User adoption is the key to innovation success
New technology is everywhere. It seems every other advert I see is selling the benefits of a new gadget, website or online service. There is a steady stream of innovative new ideas from companies desperate to launch the next big thing. In many cases it appears the technology leads the way. The shiny new features are the main focus of the adverts and sales materials with the occasional nod towards ‘easy to use’. But what makes the difference between an innovative new project being a success or a failure? What role does user experience (UX) play?
User Experience is rarely a focus for innovation
When companies embark on their new innovation it’s the technology that gets them excited. The UX role often gets marginalised and can be lucky to be involved in key project decisions. Yet according to James Kalbach in his talk at UX Brighton a couple of weeks ago, UX is critical to the success of any new innovation. He argues that “the end point of innovation always lies with users”. Once launched, the success of any project lies upon whether the end users adopt it into their daily lives. Therefore, it is the human factors that have a major influence upon the rate of adoption.
5 questions users ask about a new innovation
In his talk, Kalbach referred to 5 perceived attributes or heuristics of adoption which are detailed by Everett Rogers in Diffusion of Innovations. These are distilled into 5 simple questions users will ask themselves when introduced to any new technology:
Is it better? Is this new product or service better than what I already have available?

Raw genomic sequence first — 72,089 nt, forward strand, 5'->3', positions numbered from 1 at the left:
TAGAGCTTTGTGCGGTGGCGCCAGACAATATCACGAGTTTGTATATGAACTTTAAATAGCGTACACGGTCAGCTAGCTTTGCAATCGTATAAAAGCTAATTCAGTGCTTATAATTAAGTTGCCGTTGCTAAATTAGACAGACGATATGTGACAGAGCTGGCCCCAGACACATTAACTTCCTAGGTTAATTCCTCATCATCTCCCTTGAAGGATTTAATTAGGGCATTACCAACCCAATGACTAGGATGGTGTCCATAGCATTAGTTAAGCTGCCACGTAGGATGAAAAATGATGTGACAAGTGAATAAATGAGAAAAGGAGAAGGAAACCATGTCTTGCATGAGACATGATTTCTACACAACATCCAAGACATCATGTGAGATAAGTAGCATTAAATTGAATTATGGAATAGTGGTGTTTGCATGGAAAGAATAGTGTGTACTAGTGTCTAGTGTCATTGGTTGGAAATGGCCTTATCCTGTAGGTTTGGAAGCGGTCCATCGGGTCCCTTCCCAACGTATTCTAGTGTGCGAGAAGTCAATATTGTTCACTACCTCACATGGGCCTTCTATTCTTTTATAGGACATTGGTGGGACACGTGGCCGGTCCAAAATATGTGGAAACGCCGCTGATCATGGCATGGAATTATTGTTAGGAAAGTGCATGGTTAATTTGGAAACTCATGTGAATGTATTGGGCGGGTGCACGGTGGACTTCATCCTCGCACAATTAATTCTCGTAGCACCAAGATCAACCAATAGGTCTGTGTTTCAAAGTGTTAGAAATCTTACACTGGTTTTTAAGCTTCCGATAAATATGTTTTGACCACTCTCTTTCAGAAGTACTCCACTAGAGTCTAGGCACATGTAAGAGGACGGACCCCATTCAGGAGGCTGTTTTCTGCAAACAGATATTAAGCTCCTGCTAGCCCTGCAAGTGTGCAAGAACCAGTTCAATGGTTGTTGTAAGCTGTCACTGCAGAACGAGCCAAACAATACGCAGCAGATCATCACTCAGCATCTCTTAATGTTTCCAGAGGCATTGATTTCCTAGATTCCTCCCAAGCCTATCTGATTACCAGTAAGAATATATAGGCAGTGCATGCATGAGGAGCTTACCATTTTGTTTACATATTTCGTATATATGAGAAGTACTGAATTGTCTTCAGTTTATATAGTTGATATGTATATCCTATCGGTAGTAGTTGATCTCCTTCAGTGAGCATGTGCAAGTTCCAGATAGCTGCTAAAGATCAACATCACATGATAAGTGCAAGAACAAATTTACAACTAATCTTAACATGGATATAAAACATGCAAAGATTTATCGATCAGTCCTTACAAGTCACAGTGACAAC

Does it fit in? Is it compatible with my life, my beliefs, my habits and current behaviours?
Is it understandable? Is it clear what this new product/service offers? Do I get it?
Can it be tested? Can I play around before I buy? Can I see it in action?
What does it look like? Is it aesthetically pleasing? What will I look like using it?
It is the human factors that lead to user adoption of innovation
Although somewhat simplistic in their nature, these questions are a very useful guide in assessing or predicting whether a new technology will be easily adopted by users. In his talk at UX Brighton he referenced the Segway and the internet tool Twine as examples where these human factors led to innovative ideas not being adopted by end users.
The key point Kalbach makes here is that the UX process can improve the rate of adoption among end users; “…history shows it’s not the whiz-bang of technology but rather human factors that matter in the end. This is where UX designers come in. Through empathy and understanding of people’s needs and perceptions, we can increase the rate of adoption.”
It has often been argued that the UX process can stifle creativity yet here is a clear and succinct argument for UX practitioners having a significant role to play in reducing the risk of non-adoption. Risk and growth are not typically part of the UX vocabulary but guided by these principles perhaps they should be.
If you’d like to find out more about how we can help you create innovative digital products that users love to use get in touch.